Learning to teach: mentoring and tutoring student teachers
Learning to teach: mentoring and tutoring student teachers

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3.1 Identity

The body of literature around teacher identity is substantial, and impossible to cover within this space. However, it has been demonstrated that development of a teacher identity was seen as a key part of the learning to teach, by student teachers (Kagan, 1992, Maldrez et al., 2007).

Maldrez et al (2007) identify three perspectives from which to think about the issue of developing identity, which give rise to a number of strategies.

Firstly, within a socio-cultural perspective, the critical role of the mentor is in ‘supporting student teachers’ development of a comfortable and congruent sense of self as teacher (Maldrez et al., 2007 p239).

The second perspective they draw on is that of ‘robust reasoning’ within an investigation-articulation approach to teacher education. In this approach, revisiting questions about identity at regular intervals helps the student teacher to articulate their developing sense of self. The questions might include ‘who am I as a teacher?’ and ‘who is my professional community?’ (Maldrez et al., 2007 p 239).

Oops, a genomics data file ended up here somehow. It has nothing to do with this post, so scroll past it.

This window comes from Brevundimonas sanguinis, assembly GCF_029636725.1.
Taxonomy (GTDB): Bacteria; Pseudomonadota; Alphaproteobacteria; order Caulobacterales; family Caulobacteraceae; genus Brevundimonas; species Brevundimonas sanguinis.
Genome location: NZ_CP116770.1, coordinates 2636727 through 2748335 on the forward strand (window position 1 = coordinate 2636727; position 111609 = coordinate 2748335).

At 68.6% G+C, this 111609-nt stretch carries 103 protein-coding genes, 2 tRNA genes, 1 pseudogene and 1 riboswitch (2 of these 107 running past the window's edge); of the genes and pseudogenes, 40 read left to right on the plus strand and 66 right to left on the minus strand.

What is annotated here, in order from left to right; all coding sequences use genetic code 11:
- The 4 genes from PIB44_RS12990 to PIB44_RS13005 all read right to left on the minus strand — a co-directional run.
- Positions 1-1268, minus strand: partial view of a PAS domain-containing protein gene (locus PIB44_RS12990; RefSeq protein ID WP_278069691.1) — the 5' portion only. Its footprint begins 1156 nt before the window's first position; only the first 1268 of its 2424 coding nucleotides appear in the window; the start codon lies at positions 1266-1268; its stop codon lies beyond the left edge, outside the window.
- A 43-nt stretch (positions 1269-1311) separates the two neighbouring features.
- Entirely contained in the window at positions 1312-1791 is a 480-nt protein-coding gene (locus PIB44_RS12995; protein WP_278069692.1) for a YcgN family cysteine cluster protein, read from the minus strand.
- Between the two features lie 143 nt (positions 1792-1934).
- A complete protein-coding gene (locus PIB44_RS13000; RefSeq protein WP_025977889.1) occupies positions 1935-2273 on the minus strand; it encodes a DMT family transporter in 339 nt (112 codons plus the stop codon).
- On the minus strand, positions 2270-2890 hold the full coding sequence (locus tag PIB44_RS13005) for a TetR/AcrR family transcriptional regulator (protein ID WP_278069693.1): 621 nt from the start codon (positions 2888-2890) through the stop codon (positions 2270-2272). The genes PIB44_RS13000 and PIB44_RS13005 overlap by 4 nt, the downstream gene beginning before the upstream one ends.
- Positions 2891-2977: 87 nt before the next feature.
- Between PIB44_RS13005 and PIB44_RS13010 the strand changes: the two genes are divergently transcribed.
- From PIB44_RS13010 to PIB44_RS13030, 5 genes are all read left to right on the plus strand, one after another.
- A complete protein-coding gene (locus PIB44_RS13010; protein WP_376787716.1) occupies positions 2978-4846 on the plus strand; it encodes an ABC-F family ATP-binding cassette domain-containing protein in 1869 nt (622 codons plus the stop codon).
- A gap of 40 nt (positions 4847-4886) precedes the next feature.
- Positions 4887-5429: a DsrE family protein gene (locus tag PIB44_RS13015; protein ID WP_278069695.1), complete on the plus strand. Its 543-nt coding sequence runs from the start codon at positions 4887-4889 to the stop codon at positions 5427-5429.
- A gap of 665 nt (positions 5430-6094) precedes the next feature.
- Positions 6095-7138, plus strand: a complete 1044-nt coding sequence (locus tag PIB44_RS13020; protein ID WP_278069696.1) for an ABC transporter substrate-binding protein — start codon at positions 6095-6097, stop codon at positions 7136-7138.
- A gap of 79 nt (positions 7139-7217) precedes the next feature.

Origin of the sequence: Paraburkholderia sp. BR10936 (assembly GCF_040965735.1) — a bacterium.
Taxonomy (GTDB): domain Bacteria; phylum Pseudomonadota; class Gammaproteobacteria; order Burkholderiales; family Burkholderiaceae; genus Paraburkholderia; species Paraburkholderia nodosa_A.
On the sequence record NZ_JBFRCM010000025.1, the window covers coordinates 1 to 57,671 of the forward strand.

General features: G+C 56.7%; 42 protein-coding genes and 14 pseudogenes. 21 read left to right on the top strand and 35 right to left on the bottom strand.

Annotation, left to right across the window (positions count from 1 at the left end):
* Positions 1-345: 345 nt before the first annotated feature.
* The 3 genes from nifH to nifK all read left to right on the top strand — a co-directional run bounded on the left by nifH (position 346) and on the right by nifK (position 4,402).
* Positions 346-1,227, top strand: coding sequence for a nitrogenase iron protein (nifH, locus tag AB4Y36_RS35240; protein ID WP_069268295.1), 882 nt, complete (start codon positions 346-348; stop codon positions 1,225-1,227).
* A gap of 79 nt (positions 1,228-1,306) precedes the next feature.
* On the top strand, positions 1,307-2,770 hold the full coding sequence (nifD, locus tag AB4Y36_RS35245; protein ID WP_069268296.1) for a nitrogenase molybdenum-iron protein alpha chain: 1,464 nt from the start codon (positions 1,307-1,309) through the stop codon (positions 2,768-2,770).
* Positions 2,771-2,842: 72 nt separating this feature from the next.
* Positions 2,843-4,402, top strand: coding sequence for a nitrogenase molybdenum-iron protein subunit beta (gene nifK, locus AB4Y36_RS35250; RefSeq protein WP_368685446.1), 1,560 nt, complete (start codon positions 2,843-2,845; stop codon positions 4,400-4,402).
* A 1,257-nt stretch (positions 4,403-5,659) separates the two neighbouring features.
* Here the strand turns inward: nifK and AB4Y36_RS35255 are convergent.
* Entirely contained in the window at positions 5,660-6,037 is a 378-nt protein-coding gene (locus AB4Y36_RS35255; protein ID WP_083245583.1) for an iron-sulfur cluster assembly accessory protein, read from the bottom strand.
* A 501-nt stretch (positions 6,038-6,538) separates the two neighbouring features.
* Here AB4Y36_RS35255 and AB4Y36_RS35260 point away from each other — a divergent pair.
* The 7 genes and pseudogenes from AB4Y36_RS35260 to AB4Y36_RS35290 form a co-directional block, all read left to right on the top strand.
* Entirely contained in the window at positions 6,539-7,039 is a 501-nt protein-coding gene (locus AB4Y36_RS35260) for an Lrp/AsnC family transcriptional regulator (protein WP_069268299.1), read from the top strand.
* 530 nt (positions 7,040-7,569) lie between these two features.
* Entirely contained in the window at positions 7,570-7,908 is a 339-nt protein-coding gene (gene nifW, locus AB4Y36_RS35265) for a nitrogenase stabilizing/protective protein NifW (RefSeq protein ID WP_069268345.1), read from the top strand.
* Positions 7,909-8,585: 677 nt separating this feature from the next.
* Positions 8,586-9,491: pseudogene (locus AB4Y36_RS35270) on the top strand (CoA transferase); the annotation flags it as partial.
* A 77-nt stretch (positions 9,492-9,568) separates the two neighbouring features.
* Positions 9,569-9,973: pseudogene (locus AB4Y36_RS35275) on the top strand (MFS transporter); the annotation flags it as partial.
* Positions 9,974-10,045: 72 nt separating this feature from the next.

The final perspective is that of developing a personal narrative, suggesting that ‘beginning teachers moved significantly towards establishing their own identities as teachers through creating their own stories’ (Maldrez et al., 2007 p239).

These three perspectives can be supported by the following practical strategies for mentoring.

  • nurturing and modelling
  • questioning and reflecting
  • exploring and facilitating the development of narratives.

The strategies you develop and draw on are likely to reflect your underlying beliefs about teacher education but may also reflect the nature of the student teacher you are working with and their own beliefs. Being aware of these different perspectives gives you access to a range of tools to support you.

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